Ex Parte Orders: When Will I Have My Day in Court?

The Courts and due process rights in the United States Constitution are built upon the right of each person to a fair trial. Fundamentally, a person who is served with a lawsuit has the right to respond in writing, by testimony and by evidence offered during the trial. Both parties may exercise the right to file motions asking the court to do something, seek documents in the possession of the other party (called discovery), and have an attorney issue a subpoena compelling a witness to testify or provide evidence to the court. The law gives each person his or her day in court.

Exceptions to the General Rule

While this holds true with family law cases, there are times when there is an extreme emergency serious enough to warrant the court entering a temporary order based only on one side of the story. If you’ve been in court maybe you’ve heard the term ex parte but no one ever explained it. It is a Latin term that means something takes place based on only one side of the story. In this context, it means the court makes a ruling without the other party being present. Ex parte order (EPOs) are generally disfavored in court. The judge must weigh the seriousness of the allegations and decide whether they justify delaying the due process rights of the other party.

Judges take the facts of each individual situation into account on a case by case basis. There is no “one size fits all” approach to deciding whether an EPO is justified. For example, when a spouse or other family member attempts to cause bodily injury to the other, or intentionally causes bodily injury to him or her, the court might enter an EPO in the form of a domestic violence order. When the judge grants the EPO, it is served on the other party who must obey the order even though he or she didn’t have an opportunity to tell his or her version of what happened. But, he or she will be entitled to his or her day in court shortly.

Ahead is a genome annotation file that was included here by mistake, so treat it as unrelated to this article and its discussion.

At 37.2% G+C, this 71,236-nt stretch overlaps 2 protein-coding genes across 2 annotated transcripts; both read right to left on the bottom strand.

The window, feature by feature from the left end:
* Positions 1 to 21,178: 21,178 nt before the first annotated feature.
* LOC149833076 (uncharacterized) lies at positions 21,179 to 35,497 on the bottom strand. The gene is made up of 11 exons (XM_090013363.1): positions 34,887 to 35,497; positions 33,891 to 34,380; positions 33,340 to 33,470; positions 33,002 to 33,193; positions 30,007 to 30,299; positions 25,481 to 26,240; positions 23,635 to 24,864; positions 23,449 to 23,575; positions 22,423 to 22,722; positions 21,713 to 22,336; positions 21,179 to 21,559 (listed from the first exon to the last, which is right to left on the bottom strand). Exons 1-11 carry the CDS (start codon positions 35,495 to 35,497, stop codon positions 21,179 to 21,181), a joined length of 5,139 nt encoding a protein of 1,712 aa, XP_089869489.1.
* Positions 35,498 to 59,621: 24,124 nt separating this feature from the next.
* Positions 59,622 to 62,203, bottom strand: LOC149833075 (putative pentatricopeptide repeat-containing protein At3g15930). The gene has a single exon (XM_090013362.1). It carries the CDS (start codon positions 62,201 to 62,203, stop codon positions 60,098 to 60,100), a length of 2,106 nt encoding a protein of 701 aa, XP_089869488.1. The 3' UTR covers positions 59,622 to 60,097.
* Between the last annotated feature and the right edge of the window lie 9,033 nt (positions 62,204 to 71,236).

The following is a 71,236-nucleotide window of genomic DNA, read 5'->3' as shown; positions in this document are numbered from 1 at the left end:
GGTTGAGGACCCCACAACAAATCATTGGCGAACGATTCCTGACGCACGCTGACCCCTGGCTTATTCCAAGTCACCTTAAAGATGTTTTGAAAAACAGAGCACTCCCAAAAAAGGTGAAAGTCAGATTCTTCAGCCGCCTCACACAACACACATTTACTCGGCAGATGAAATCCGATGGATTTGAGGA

How Does the Ex Parte Order Play Out?

If someone is served with an ex parte order, time is of the essence. An EPO is usually served with several documents, and includes notice of the date and time for the trial. People are often upset because there is a hearing date of only about ten days from the date they were served. Ironically, a short time before having a trial is meant to help the person who gets served with an EPO. The policy of the law is to give that person the opportunity to be heard in court as soon as possible. At the hearing, both sides are given the chance to tell the judge what happened and offer any evidence. For example, in a domestic violence case, the person against whom an EPO was entered might offer testimony about what happened and a photo or e-mail explaining that version of what happened. In family law cases, EPOs might be entered in child custody cases or even in certain equitable distribution cases when one party begins liquidating marital assets.

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